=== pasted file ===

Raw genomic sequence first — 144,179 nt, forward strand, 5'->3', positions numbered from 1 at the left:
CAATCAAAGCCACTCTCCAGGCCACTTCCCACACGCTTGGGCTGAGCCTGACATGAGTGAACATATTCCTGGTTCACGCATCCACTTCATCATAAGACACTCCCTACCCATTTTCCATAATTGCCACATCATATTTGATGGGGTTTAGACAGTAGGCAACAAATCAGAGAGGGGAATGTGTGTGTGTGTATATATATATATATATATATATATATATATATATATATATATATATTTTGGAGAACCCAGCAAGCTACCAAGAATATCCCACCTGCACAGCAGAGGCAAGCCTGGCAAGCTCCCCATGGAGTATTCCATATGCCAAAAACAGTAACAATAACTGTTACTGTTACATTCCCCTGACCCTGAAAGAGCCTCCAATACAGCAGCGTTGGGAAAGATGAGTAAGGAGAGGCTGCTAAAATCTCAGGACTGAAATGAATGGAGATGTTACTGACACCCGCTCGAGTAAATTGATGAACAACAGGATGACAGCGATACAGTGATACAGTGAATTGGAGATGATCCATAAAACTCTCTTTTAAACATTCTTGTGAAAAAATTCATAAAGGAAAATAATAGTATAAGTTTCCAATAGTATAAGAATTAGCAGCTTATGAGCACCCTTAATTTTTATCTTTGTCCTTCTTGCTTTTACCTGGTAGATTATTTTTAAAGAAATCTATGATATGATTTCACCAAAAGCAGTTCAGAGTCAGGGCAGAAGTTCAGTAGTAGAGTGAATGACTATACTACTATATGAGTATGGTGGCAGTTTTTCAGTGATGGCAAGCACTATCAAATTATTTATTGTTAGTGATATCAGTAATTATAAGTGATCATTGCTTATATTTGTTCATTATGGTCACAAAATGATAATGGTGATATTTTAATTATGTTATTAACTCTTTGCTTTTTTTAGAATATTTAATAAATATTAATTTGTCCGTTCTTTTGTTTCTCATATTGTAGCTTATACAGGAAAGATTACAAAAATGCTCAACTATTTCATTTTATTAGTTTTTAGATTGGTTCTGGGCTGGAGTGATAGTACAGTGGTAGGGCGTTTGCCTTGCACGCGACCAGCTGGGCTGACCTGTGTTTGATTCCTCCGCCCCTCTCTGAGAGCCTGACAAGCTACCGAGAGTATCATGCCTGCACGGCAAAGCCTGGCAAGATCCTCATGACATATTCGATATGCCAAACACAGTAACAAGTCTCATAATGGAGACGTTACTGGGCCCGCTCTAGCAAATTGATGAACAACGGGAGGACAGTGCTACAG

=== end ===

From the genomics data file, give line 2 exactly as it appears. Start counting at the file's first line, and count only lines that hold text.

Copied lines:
CAATCAAAGCCACTCTCCAGGCCACTTCCCACACGCTTGGGCTGAGCCTGACATGAGTGAACATATTCCTGGTTCACGCATCCACTTCATCATAAGACACTCCCTACCCATTTTCCATAATTGCCACATCATATTTGATGGGGTTTAGACAGTAGGCAACAAATCAGAGAGGGGAATGTGTGTGTGTGTATATATATATATATATATATATATATATATATATATATATATATATTTTGGAGAACCCAGCAAGCTACCAAGAATATCCCACCTGCACAGCAGAGGCAAGCCTGGCAAGCTCCCCATGGAGTATTCCATATGCCAAAAACAGTAACAATAACTGTTACTGTTACATTCCCCTGACCCTGAAAGAGCCTCCAATACAGCAGCGTTGGGAAAGATGAGTAAGGAGAGGCTGCTAAAATCTCAGGACTGAAATGAATGGAGATGTTACTGACACCCGCTCGAGTAAATTGATGAACAACAGGATGACAGCGATACAGTGATACAGTGAATTGGAGATGATCCATAAAACTCTCTTTTAAACATTCTTGTGAAAAAATTCATAAAGGAAAATAATAGTATAAGTTTCCAATAGTATAAGAATTAGCAGCTTATGAGCACCCTTAATTTTTATCTTTGTCCTTCTTGCTTTTACCTGGTAGATTATTTTTAAAGAAATCTATGATATGATTTCACCAAAAGCAGTTCAGAGTCAGGGCAGAAGTTCAGTAGTAGAGTGAATGACTATACTACTATATGAGTATGGTGGCAGTTTTTCAGTGATGGCAAGCACTATCAAATTATTTATTGTTAGTGATATCAGTAATTATAAGTGATCATTGCTTATATTTGTTCATTATGGTCACAAAATGATAATGGTGATATTTTAATTATGTTATTAACTCTTTGCTTTTTTTAGAATATTTAATAAATATTAATTTGTCCGTTCTTTTGTTTCTCATATTGTAGCTTATACAGGAAAGATTACAAAAATGCTCAACTATTTCATTTTATTAGTTTTTAGATTGGTTCTGGGCTGGAGTGATAGTACAGTGGTAGGGCGTTTGCCTTGCACGCGACCAGCTGGGCTGACCTGTGTTTGATTCCTCCGCCCCTCTCTGAGAGCCTGACAAGCTACCGAGAGTATCATGCCTGCACGGCAAAGCCTGGCAAGATCCTCATGACATATTCGATATGCCAAACACAGTAACAAGTCTCATAATGGAGACGTTACTGGGCCCGCTCTAGCAAATTGATGAACAACGGGAGGACAGTGCTACAG